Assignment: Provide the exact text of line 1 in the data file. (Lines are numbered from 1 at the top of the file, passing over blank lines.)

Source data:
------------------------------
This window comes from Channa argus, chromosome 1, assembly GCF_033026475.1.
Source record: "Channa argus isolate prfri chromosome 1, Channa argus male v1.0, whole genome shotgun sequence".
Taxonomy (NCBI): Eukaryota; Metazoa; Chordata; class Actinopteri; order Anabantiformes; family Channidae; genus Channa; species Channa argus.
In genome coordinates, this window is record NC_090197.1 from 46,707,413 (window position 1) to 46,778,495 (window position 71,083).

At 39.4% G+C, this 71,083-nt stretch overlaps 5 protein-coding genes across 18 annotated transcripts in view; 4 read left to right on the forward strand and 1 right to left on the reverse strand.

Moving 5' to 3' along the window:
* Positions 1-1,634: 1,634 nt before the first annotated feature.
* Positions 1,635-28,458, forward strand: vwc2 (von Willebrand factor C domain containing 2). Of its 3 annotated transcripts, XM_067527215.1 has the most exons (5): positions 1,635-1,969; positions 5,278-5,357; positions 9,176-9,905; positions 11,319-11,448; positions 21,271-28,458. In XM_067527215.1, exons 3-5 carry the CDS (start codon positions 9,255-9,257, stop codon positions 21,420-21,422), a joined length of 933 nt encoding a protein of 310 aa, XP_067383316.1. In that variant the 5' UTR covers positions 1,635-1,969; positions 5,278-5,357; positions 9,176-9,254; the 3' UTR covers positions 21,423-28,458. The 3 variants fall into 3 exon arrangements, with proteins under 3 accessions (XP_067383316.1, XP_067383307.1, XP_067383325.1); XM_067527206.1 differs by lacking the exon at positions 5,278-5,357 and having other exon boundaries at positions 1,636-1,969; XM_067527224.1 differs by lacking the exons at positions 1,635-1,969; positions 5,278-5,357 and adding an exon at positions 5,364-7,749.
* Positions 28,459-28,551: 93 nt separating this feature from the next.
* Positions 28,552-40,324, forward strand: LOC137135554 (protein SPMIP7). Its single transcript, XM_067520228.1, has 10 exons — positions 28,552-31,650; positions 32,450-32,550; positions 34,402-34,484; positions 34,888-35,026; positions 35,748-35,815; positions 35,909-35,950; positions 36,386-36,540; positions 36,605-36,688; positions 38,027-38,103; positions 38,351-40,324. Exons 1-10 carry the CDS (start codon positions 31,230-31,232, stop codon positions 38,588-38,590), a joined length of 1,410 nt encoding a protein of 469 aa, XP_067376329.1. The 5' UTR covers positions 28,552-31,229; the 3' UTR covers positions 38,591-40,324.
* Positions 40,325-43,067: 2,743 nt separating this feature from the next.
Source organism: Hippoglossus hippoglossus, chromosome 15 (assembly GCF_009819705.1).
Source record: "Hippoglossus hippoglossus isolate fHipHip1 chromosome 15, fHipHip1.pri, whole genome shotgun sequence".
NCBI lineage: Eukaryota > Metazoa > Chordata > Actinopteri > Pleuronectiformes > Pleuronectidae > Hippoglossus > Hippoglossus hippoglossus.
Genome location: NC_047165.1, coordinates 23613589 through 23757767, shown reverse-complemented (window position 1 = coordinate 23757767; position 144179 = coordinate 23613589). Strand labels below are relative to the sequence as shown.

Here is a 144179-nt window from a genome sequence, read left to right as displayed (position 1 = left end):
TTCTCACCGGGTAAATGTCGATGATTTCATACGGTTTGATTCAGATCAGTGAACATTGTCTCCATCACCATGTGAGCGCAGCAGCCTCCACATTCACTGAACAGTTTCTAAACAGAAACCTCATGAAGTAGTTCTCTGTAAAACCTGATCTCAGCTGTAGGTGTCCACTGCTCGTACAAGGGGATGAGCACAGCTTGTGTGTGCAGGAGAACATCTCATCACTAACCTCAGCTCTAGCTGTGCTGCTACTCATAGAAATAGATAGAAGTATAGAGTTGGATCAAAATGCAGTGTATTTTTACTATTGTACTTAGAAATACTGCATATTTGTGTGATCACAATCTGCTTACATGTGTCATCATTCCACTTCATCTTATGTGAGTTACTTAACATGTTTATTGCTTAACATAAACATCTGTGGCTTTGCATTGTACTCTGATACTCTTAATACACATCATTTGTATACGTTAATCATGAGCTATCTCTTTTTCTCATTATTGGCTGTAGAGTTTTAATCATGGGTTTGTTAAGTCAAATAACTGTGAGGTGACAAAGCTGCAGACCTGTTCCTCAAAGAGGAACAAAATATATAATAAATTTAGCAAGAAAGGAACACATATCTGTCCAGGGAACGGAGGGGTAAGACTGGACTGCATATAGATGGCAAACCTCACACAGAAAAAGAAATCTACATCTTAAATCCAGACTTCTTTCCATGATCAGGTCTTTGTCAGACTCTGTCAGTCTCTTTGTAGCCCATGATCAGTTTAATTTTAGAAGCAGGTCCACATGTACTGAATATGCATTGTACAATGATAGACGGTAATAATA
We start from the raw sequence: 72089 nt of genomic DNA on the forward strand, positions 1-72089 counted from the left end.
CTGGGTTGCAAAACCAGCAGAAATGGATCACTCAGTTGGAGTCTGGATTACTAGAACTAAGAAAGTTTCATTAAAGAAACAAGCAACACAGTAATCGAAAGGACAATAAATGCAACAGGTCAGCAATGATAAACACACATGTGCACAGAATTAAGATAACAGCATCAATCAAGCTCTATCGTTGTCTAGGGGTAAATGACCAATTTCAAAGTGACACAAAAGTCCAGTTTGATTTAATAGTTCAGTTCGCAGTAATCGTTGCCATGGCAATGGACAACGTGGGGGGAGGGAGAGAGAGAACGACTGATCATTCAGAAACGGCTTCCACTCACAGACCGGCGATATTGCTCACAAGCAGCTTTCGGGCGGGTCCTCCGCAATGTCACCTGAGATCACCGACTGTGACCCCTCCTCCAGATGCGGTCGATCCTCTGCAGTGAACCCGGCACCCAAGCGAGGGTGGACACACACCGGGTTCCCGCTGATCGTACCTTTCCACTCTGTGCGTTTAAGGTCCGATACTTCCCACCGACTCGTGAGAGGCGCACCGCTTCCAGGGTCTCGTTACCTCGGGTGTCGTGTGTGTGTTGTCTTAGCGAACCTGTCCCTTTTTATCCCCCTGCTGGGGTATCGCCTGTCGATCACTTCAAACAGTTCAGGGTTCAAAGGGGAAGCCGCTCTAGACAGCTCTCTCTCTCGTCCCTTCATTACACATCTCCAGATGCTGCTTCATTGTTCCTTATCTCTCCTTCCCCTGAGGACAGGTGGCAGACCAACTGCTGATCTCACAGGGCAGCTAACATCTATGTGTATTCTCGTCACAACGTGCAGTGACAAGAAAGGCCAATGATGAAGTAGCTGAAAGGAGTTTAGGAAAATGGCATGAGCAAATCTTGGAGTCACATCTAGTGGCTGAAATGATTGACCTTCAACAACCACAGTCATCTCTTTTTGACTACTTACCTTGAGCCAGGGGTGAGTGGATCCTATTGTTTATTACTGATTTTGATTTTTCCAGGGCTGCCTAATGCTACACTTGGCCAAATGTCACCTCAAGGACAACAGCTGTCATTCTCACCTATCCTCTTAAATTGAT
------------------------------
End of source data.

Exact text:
This window comes from Channa argus, chromosome 1, assembly GCF_033026475.1.